In the stampede to the public trough, the deserving are often elbowed aside by those who decry the very existence of the trough.
We speak, of course, of some of Canada’s businessmen. Wind them up and hear their lamentations about excessive regulation, huge deficits and bloated government.
Fortunately, some of these distinguished citizens have recently demonstrated with persistence and clarity why such lamentations should be taken with more than a grain of salt.
Consider Jim Smith, president and chief executive officer of Domtar. Very categorical he sounded last August about Ottawa’s deficit. He and his friends at the Business Council on National Issues suggested that Ottawa slash spending by between $5-billion and $10-billion a year, per year, until 1988, using most of the savings for deficit reduction. ”Further expansion in the deficit . . . will be detrimental to the Canadian economy,” they declared.
As for industrial incentives, well, Mr. Smith and Co. couldn’t find anything positive to say. ”here is little evidence to suggest that government grants are needed to support viable industries and investment activity,” declared the BCNI task force of which Mr. Smith was a member.
Yet here we are in April, and guess who’s at the trough? The friendly deficit-slasher and scourge of industrial subsidies himself, Jim Smith.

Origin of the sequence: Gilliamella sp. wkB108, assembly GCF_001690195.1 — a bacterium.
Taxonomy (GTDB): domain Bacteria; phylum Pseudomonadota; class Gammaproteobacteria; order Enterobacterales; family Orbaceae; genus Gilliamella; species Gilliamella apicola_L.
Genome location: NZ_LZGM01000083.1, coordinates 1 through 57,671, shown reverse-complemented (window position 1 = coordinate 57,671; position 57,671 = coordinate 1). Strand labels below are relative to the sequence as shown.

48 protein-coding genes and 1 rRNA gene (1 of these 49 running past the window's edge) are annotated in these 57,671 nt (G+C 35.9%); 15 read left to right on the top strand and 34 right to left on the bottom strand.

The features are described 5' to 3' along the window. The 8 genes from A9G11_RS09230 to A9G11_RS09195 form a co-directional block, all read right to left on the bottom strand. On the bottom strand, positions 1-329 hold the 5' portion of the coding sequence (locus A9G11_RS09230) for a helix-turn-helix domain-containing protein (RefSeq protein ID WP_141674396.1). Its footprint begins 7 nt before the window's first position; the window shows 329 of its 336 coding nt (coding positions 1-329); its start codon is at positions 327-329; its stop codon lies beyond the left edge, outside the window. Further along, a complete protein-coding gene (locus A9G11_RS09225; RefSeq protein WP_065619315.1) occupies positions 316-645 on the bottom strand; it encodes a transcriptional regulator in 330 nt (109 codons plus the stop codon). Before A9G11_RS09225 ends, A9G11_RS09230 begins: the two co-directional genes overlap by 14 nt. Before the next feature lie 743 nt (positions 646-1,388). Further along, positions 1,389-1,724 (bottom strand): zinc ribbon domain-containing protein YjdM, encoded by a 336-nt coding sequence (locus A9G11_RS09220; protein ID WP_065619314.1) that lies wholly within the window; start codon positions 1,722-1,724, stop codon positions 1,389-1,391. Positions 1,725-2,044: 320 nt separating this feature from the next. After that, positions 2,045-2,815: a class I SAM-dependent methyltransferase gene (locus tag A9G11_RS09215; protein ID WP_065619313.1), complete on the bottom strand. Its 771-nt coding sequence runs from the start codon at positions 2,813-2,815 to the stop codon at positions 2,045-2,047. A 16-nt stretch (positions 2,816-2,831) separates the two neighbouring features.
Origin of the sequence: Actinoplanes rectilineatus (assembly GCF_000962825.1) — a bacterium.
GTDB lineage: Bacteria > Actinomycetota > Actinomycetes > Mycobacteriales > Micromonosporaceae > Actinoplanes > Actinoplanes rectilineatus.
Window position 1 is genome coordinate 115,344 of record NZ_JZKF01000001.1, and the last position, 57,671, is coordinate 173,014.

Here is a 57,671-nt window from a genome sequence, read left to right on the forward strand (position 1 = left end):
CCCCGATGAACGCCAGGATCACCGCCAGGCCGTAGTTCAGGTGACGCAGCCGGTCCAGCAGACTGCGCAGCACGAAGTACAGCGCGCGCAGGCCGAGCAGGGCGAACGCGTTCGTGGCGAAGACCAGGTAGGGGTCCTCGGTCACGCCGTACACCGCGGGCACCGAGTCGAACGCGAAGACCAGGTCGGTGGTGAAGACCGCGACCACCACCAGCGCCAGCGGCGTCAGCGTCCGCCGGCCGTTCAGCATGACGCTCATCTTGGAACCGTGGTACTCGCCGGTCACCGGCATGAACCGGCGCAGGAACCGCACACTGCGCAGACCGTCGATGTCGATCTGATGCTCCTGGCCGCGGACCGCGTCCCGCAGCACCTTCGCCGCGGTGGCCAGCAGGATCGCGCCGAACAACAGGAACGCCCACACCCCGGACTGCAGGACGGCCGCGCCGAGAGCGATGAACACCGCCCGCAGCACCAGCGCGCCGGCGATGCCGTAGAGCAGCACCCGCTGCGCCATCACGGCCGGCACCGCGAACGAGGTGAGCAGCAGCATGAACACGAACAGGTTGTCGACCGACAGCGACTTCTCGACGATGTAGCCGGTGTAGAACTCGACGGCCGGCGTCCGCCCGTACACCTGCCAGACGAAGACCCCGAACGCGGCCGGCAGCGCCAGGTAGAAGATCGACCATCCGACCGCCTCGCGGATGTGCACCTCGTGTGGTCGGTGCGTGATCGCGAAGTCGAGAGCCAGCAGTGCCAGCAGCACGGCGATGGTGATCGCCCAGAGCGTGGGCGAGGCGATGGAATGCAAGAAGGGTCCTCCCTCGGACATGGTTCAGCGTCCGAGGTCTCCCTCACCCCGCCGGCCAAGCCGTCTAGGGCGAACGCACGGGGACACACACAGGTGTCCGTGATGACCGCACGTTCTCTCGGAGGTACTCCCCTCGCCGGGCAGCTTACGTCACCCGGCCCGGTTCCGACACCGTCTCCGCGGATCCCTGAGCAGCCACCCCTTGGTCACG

Last month, Mr. Smith’s company announced it needed $200-million from the federal and Quebec governments. Without the money, Domtar could not proceed with a $1.2- billion modernization of its plant at Windsor, Quebec. Without modernization, the plant would fail and 700 jobs would be lost.
This galling prospect galvanized groups in Quebec to jump all over Sinclair Stevens, the minister in charge of industrial grants. Mr. Stevens had vetoed aid to Domtar because the company boasted a healthy balance sheet, possessed excellent financial backing and could probably finance the remaining 18 per cent of the deal it demanded of government.
Prime Minister Brian Mulroney, however, bids above all else to secure his party’s position in Quebec, an elementary observation presumably not lost on Domtar. Reducing Mr. Stevens’ credibility to a pulp, Mr. Mulroney reopened the dossier. The result – a $159- million, 10-year loan whose interest will be absorbed by Ottawa and Quebec. The estimated cost to the federal treasury is $38-million.
This deal certainly beats giving Domtar the $117-million it originally demanded of Ottawa. But the deal means that money cannot be used for other industrial projects whose backers may legitimately have needed federal help. It will also encourage other paper producers to seek federal subsidies, a ripple effect seldom considered by the groups demanding immediate help.
In fairness to Mr. Smith, his company has not been alone in clamoring for federal assistance. The car industry wants continued quotas on Japanese imports, the Canadian Commercial Bank was recently bailed out, the textile and footwear industries are screaming for continued protection, Petrosar’s new owner, Polysar, will soon seek federal money, Rolland (a Domtar competitor) may want federal help, and the list runs on.
If businessmen – and their tubthumpers on the financial pages of the nation’s newspapers – admitted they might need government help and dropped the deficit-slashing stuff, or if they preached deficit reduction but stayed clear of the trough, it might do wonders for their credibility.
As things now stand, free enterprise for the big corporations with political clout seems to mean the right to succeed in the good times and to demand and receive government help in the bad.